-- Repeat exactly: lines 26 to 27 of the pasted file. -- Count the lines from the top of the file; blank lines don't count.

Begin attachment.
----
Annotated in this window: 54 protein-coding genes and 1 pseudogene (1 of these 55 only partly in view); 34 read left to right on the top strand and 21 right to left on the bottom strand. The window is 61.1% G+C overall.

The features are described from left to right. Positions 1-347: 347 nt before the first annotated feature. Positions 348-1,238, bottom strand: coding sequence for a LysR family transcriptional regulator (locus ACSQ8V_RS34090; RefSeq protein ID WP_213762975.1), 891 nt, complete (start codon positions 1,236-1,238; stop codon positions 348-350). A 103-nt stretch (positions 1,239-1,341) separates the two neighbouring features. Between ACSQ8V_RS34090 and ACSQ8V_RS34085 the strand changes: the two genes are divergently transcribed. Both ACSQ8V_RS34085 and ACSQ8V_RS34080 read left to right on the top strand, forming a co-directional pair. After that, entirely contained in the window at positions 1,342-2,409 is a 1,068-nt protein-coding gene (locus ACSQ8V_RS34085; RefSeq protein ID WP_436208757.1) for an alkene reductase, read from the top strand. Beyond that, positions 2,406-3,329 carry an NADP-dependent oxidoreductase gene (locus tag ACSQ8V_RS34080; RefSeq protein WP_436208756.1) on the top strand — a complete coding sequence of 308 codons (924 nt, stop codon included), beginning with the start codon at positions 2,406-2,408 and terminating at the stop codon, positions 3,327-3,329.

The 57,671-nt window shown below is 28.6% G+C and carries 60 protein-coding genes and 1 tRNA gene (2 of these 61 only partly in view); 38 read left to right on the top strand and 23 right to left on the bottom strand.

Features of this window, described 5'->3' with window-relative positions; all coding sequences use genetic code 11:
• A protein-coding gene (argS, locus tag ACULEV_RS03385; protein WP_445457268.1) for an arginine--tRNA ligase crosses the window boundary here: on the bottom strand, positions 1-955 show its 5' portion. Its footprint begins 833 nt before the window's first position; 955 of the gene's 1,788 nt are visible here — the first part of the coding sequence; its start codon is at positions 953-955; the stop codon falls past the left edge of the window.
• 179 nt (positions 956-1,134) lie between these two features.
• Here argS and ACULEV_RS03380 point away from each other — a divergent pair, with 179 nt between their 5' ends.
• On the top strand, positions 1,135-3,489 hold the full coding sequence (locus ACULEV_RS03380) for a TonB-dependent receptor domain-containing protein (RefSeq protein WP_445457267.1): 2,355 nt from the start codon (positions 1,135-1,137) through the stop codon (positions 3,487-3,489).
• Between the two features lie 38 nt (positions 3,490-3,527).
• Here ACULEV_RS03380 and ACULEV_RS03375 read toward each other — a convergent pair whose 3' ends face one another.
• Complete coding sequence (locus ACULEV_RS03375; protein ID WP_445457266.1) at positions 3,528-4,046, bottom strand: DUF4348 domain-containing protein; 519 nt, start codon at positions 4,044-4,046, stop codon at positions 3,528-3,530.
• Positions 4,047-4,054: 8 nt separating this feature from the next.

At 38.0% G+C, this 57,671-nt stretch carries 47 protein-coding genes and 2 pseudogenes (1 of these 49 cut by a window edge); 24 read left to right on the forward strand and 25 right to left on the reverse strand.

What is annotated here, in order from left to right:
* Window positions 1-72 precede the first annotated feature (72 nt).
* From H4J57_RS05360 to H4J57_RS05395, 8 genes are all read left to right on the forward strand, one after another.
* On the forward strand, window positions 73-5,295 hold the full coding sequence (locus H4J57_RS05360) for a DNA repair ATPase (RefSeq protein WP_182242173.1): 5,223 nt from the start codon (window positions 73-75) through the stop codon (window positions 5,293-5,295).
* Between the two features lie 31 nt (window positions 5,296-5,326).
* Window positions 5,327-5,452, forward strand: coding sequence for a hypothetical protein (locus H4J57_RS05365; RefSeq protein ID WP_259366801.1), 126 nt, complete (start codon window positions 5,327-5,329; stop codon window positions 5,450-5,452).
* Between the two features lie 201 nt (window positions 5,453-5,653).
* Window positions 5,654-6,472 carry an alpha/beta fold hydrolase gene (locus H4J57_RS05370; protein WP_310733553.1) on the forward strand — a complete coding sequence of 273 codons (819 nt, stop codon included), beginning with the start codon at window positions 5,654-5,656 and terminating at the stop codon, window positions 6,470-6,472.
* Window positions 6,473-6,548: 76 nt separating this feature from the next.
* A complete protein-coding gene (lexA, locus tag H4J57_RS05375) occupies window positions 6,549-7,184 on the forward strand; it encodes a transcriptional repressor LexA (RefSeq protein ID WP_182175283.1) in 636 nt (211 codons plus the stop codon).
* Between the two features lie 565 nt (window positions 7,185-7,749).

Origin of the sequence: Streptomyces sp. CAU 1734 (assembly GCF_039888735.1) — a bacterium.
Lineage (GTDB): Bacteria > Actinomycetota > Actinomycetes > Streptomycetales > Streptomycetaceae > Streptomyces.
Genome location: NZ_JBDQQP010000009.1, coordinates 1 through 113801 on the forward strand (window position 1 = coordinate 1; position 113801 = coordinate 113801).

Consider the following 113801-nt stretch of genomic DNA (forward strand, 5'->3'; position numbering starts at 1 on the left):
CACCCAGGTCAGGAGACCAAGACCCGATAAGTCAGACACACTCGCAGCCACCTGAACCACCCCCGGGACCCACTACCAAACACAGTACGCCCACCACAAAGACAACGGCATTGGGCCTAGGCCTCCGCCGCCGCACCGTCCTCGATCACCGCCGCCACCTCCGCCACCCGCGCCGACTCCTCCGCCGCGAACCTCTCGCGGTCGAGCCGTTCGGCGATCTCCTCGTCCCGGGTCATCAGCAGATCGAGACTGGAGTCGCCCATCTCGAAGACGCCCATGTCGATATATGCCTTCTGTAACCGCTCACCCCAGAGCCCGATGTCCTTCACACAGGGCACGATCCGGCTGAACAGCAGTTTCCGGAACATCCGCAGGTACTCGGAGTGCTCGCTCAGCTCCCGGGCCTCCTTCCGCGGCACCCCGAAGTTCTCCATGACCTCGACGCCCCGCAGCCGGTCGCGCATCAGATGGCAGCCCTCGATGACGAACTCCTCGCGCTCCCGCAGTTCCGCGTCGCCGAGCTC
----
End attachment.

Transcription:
Lineage (GTDB): Bacteria > Actinomycetota > Actinomycetes > Streptomycetales > Streptomycetaceae > Streptomyces.
Genome location: NZ_JBDQQP010000009.1, coordinates 1 through 113801 on the forward strand (window position 1 = coordinate 1; position 113801 = coordinate 113801).